A database run by the American Association of Variable Star Observers will organize and archive data on transiting exoplanets collected by amateur astronomers.
A putative frigid planet orbiting Barnard’s star, the second closest star system to the Sun, made headlines last week. The discovery relied on 20 years of data gathered from seven major observatories. What’s less well known is that amateur astronomers also pitched in by providing intel on the star’s fluctuating brightness.
Searching for planets outside our solar system might seem like a task best left to the pros. But amateurs have quite a bit to contribute as well. That’s the impetus for a new online database for collecting and archiving amateur exoplanet observations.
The database, managed by the non-profit American Association of Variable Star Observers (AAVSO), will provide a central hub for the long-term monitoring that is essential for refining the orbits and properties of known exoplanets as well as looking for hints of worlds that have yet to be discovered.
The AAVSO announced the venture on November 16th at its annual meeting at Lowell Observatory in Flagstaff, Ariz. This new tool builds on AAVSO’s century-long worldwide mission to support observers of variable stars.
Amateurs, like most pros, can’t directly see planets beyond the solar system. But they can monitor a star and watch for dips in the brightness caused by a planet passing between its sun and Earth — a technique known as the transit method. The amount of blocked starlight relates to the size of the planet while the frequency of the dips reveals info about the planet’s orbit.
Hobbyists are uniquely suited to these kinds of observations. Unless a planet is snuggled up close to its star, these transits may happen just once every several months or even years. Time on big professional telescopes is precious and often difficult to devote to this kind of work. Amateurs, meanwhile, can stare at a planet-hosting star for as long as they like.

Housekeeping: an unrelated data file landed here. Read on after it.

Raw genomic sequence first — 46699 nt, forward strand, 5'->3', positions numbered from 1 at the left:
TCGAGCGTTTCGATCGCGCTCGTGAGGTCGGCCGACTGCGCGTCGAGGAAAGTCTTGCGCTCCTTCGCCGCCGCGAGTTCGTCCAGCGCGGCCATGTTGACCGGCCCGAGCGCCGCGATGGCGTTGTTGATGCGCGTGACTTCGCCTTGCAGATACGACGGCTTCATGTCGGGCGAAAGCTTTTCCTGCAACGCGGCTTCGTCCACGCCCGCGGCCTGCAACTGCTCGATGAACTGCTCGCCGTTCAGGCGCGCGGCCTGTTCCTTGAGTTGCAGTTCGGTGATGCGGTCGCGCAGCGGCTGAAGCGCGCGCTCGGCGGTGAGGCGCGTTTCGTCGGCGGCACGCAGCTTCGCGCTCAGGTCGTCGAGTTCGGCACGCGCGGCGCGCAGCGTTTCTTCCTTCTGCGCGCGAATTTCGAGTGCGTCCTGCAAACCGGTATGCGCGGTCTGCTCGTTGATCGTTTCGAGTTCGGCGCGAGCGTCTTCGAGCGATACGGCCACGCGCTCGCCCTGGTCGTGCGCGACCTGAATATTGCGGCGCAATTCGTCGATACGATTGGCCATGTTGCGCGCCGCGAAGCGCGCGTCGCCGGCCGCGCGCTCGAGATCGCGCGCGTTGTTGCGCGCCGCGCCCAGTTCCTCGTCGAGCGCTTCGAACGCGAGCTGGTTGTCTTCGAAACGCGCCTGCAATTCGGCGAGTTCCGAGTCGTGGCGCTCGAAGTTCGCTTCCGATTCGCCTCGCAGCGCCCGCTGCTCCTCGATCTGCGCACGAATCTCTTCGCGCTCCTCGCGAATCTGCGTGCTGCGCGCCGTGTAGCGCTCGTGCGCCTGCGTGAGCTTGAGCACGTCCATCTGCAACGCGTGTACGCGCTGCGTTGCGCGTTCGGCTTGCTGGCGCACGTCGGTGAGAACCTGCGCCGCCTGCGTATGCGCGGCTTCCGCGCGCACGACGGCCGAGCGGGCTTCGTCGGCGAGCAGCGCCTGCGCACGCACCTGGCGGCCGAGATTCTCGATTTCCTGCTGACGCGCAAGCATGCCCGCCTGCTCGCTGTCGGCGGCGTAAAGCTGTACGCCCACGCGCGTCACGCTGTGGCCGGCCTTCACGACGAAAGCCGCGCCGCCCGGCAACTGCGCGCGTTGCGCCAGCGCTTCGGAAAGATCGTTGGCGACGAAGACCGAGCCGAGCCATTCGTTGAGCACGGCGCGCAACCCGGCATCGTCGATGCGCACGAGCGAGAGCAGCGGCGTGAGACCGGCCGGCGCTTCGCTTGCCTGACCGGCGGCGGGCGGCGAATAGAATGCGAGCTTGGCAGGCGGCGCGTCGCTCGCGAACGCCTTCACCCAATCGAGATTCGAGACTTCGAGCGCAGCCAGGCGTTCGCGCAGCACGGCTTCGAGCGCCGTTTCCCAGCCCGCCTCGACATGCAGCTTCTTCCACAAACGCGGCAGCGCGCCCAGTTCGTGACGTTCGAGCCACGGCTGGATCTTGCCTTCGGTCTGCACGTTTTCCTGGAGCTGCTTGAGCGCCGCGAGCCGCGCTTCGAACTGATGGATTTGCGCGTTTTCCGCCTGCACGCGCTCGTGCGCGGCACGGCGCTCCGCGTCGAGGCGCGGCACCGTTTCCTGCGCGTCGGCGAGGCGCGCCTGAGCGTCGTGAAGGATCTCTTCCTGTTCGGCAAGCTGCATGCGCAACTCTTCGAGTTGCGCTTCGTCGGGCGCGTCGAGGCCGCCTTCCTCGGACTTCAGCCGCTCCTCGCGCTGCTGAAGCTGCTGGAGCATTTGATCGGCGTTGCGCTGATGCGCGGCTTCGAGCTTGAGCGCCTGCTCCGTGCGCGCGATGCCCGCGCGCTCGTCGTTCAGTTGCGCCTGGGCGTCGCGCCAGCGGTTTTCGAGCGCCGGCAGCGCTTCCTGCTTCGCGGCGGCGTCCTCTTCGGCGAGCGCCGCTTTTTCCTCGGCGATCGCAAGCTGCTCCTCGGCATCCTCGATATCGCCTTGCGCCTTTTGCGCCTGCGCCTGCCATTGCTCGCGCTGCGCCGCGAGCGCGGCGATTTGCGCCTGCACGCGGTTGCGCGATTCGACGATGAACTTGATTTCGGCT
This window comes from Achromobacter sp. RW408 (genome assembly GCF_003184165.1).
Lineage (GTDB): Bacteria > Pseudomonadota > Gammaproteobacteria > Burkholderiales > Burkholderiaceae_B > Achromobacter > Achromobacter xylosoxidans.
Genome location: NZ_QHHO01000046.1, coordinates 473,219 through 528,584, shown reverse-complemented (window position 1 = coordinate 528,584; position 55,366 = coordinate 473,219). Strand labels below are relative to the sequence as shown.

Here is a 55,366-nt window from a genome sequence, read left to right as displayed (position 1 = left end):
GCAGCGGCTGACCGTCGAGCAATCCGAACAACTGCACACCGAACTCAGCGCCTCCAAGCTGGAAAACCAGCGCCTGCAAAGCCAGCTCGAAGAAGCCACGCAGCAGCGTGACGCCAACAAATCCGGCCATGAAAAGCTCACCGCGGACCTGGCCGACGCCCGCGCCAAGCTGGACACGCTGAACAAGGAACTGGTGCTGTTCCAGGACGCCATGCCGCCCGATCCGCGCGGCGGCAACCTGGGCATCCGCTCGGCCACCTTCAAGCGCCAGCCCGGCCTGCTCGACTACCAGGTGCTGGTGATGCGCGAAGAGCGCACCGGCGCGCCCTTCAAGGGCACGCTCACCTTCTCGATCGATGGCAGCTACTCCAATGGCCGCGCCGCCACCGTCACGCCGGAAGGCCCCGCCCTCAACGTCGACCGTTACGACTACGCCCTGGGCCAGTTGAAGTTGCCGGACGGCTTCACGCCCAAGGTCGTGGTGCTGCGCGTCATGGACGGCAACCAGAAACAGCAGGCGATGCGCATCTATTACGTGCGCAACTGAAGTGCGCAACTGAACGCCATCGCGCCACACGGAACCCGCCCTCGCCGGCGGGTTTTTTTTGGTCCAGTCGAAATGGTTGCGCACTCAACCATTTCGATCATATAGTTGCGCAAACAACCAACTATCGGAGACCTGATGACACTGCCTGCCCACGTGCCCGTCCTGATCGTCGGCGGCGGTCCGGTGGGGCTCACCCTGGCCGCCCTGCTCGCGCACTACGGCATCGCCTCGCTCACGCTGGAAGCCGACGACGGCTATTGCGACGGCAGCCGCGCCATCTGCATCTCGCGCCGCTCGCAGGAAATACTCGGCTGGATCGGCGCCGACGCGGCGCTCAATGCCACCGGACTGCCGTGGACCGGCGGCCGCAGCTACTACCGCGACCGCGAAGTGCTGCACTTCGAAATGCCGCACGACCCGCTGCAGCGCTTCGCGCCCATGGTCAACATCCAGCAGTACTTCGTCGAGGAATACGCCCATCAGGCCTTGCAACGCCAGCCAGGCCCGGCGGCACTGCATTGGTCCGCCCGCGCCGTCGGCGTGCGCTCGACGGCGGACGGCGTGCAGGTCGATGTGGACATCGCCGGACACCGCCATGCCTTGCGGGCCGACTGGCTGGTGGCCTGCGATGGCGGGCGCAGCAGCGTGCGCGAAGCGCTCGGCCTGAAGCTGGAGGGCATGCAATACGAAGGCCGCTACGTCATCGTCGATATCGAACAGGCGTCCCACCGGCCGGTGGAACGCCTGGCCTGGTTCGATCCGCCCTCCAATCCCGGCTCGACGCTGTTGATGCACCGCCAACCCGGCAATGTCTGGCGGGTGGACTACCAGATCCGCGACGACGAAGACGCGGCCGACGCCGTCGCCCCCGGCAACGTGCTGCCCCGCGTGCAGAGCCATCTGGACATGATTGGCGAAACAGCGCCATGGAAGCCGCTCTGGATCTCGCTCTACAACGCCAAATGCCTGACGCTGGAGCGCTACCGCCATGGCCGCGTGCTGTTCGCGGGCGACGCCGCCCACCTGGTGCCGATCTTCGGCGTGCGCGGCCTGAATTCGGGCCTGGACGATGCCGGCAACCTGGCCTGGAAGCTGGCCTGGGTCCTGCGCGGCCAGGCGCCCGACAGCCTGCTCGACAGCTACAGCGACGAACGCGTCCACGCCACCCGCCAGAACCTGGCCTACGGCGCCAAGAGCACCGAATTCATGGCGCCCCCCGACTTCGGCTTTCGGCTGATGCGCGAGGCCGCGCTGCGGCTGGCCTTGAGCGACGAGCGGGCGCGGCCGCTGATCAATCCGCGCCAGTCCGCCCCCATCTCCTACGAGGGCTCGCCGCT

The AAVSO says that this database is especially important with the recent launch of NASA’s Transiting Exoplanet Survey Satellite (TESS), which in April began its two-year mission to scan over 90% of the sky for planets orbiting many of the brightest and closest stars. Unlike the Kepler space telescope (R.I.P.), which initially stared at one patch of sky for nearly 4 years, TESS will hop from one region to another, with most areas getting as little as 27 days of coverage. Ground-based monitoring from pros and amateurs will therefore be essential to refining our knowledge about the worlds that TESS digs up.
What’s more, amateurs may even be able to look for worlds that have yet to be discovered. An unseen planet can show itself by tugging on planets that are already known. This gravitational tug-of-war causes the known planet to transit its star either a little early or a little late. Repeated observations of these “transit timing variations” can reveal not only the presence of another planet but also details about its mass and orbit.
At AAVSO’s exoplanet database, observers can upload their observations and sift through data submitted by others. Users provide information about their equipment, where and when they made their observations, links to images of the target star, and a text file that lists measurements of the star’s brightness. Visitors can also search by star, exoplanet, date range, and even specific observers for extant data.
“This [database] emphasizes the value that nonprofessionals bring to the field of science,” said AAVSO Executive Officer Stella Kafka in a press release. “People with moderate means can contribute from the ground to the knowledge base of the community. In principle, one can see the AAVSO as an international collaboration between professional and non-professional astronomers, working together to understand some of the most exciting phenomena in the universe.”
Detailed instructions for using this resource are provided at the database website.